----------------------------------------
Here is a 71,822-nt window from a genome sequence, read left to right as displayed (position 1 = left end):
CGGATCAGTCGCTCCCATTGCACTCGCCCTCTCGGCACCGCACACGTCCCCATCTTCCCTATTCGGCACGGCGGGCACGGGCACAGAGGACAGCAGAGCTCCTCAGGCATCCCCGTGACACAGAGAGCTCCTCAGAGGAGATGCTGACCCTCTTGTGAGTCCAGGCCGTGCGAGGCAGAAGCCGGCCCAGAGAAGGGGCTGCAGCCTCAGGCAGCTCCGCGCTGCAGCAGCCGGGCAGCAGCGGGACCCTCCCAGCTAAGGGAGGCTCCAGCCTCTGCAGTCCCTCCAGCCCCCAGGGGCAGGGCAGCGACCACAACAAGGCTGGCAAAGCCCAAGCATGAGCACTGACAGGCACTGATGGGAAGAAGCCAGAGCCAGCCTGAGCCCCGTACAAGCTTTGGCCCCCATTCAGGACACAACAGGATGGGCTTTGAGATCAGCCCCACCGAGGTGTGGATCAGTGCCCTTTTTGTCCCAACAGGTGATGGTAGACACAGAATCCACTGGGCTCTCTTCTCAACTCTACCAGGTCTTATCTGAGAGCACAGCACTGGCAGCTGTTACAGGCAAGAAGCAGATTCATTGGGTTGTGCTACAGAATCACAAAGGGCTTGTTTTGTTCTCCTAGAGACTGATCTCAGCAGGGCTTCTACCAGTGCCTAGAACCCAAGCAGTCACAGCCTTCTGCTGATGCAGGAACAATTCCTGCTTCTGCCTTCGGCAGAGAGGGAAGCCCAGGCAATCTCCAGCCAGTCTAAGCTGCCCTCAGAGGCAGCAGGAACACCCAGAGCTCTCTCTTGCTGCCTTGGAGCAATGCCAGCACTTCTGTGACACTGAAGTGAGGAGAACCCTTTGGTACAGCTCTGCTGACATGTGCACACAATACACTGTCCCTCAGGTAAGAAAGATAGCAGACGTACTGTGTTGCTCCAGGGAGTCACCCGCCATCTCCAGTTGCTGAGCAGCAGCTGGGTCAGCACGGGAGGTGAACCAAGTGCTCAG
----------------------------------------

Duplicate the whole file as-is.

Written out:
Here is a 71,822-nt window from a genome sequence, read left to right as displayed (position 1 = left end):
CGGATCAGTCGCTCCCATTGCACTCGCCCTCTCGGCACCGCACACGTCCCCATCTTCCCTATTCGGCACGGCGGGCACGGGCACAGAGGACAGCAGAGCTCCTCAGGCATCCCCGTGACACAGAGAGCTCCTCAGAGGAGATGCTGACCCTCTTGTGAGTCCAGGCCGTGCGAGGCAGAAGCCGGCCCAGAGAAGGGGCTGCAGCCTCAGGCAGCTCCGCGCTGCAGCAGCCGGGCAGCAGCGGGACCCTCCCAGCTAAGGGAGGCTCCAGCCTCTGCAGTCCCTCCAGCCCCCAGGGGCAGGGCAGCGACCACAACAAGGCTGGCAAAGCCCAAGCATGAGCACTGACAGGCACTGATGGGAAGAAGCCAGAGCCAGCCTGAGCCCCGTACAAGCTTTGGCCCCCATTCAGGACACAACAGGATGGGCTTTGAGATCAGCCCCACCGAGGTGTGGATCAGTGCCCTTTTTGTCCCAACAGGTGATGGTAGACACAGAATCCACTGGGCTCTCTTCTCAACTCTACCAGGTCTTATCTGAGAGCACAGCACTGGCAGCTGTTACAGGCAAGAAGCAGATTCATTGGGTTGTGCTACAGAATCACAAAGGGCTTGTTTTGTTCTCCTAGAGACTGATCTCAGCAGGGCTTCTACCAGTGCCTAGAACCCAAGCAGTCACAGCCTTCTGCTGATGCAGGAACAATTCCTGCTTCTGCCTTCGGCAGAGAGGGAAGCCCAGGCAATCTCCAGCCAGTCTAAGCTGCCCTCAGAGGCAGCAGGAACACCCAGAGCTCTCTCTTGCTGCCTTGGAGCAATGCCAGCACTTCTGTGACACTGAAGTGAGGAGAACCCTTTGGTACAGCTCTGCTGACATGTGCACACAATACACTGTCCCTCAGGTAAGAAAGATAGCAGACGTACTGTGTTGCTCCAGGGAGTCACCCGCCATCTCCAGTTGCTGAGCAGCAGCTGGGTCAGCACGGGAGGTGAACCAAGTGCTCAG